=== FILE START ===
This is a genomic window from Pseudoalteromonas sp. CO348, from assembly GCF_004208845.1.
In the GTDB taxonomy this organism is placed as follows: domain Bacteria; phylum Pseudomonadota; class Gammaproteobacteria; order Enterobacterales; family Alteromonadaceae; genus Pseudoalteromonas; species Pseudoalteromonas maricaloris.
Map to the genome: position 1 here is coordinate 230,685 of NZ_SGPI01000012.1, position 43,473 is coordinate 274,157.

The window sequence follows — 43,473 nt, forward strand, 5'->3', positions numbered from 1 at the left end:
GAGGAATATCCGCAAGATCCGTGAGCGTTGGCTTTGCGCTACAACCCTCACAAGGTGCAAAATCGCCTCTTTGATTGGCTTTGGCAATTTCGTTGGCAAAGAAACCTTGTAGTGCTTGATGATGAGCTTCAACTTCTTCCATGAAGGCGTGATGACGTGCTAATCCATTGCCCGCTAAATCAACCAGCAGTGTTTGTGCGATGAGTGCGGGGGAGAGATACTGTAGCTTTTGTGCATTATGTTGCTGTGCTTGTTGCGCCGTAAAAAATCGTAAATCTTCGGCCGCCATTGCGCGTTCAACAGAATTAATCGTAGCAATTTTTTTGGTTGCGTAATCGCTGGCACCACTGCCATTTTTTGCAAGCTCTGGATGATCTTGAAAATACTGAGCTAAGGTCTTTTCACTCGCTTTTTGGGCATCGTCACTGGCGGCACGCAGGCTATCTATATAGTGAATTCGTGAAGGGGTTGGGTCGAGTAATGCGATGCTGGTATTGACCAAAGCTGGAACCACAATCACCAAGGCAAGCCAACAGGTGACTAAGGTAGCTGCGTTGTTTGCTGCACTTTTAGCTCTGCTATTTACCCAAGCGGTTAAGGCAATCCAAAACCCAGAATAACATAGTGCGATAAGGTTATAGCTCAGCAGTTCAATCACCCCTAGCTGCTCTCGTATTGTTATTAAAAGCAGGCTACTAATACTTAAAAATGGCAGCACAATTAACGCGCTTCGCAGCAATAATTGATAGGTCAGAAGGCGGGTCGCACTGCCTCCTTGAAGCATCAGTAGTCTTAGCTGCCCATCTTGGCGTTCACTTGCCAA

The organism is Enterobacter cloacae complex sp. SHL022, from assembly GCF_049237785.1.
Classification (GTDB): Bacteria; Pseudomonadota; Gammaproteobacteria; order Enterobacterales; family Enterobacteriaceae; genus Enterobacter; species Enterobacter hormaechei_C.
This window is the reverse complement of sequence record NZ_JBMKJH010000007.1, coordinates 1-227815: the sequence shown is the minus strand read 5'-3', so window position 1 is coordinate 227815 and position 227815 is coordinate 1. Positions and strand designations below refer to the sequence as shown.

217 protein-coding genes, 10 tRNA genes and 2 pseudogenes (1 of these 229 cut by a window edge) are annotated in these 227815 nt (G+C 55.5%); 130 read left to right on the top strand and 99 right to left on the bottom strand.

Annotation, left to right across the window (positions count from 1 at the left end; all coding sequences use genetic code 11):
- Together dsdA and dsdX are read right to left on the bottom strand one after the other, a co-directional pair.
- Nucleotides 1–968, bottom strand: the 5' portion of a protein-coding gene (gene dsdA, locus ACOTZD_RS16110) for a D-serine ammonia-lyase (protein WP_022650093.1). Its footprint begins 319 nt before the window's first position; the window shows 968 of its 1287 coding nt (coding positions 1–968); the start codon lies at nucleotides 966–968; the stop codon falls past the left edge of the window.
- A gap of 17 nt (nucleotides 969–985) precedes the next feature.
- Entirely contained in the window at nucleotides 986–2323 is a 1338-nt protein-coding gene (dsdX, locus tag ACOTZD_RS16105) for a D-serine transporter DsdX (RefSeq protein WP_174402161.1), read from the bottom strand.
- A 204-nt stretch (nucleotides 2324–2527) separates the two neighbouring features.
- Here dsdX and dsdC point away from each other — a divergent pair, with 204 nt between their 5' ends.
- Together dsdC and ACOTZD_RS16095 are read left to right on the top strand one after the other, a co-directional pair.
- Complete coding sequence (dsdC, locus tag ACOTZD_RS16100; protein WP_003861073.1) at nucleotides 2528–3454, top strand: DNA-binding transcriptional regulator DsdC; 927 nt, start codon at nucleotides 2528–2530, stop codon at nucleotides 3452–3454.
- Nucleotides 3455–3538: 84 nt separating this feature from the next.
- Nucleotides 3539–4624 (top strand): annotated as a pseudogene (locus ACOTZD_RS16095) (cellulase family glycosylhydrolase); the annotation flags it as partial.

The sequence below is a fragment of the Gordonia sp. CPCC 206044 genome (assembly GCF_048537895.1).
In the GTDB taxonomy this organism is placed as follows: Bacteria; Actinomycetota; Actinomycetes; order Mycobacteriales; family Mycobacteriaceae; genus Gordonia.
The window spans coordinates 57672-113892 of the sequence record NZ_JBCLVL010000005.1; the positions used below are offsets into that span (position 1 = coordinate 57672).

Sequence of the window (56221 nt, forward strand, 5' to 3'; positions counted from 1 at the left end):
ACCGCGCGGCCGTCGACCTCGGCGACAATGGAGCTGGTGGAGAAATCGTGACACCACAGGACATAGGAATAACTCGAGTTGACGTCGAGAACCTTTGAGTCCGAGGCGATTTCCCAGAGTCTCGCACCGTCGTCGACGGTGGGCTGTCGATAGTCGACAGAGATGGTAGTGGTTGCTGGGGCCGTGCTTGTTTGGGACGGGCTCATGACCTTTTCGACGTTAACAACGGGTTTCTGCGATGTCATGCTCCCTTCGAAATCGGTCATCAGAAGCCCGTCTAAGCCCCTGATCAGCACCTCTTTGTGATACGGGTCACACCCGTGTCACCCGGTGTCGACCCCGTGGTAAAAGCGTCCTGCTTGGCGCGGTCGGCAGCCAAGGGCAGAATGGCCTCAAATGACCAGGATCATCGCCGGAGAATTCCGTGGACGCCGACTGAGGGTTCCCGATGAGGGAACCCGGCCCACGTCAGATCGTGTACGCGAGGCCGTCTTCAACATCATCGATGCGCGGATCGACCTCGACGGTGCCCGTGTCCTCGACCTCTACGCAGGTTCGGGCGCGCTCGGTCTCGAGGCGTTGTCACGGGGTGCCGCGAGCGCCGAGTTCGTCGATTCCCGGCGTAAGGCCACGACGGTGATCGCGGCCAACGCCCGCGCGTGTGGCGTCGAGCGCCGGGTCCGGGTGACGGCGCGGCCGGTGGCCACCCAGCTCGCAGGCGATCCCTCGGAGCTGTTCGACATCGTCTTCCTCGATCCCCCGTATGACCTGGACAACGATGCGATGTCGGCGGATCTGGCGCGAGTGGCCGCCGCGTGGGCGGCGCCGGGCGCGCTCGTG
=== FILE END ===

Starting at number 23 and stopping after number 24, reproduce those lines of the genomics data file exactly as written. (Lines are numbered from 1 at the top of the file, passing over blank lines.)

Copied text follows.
The window spans coordinates 57672-113892 of the sequence record NZ_JBCLVL010000005.1; the positions used below are offsets into that span (position 1 = coordinate 57672).

Sequence of the window (56221 nt, forward strand, 5' to 3'; positions counted from 1 at the left end):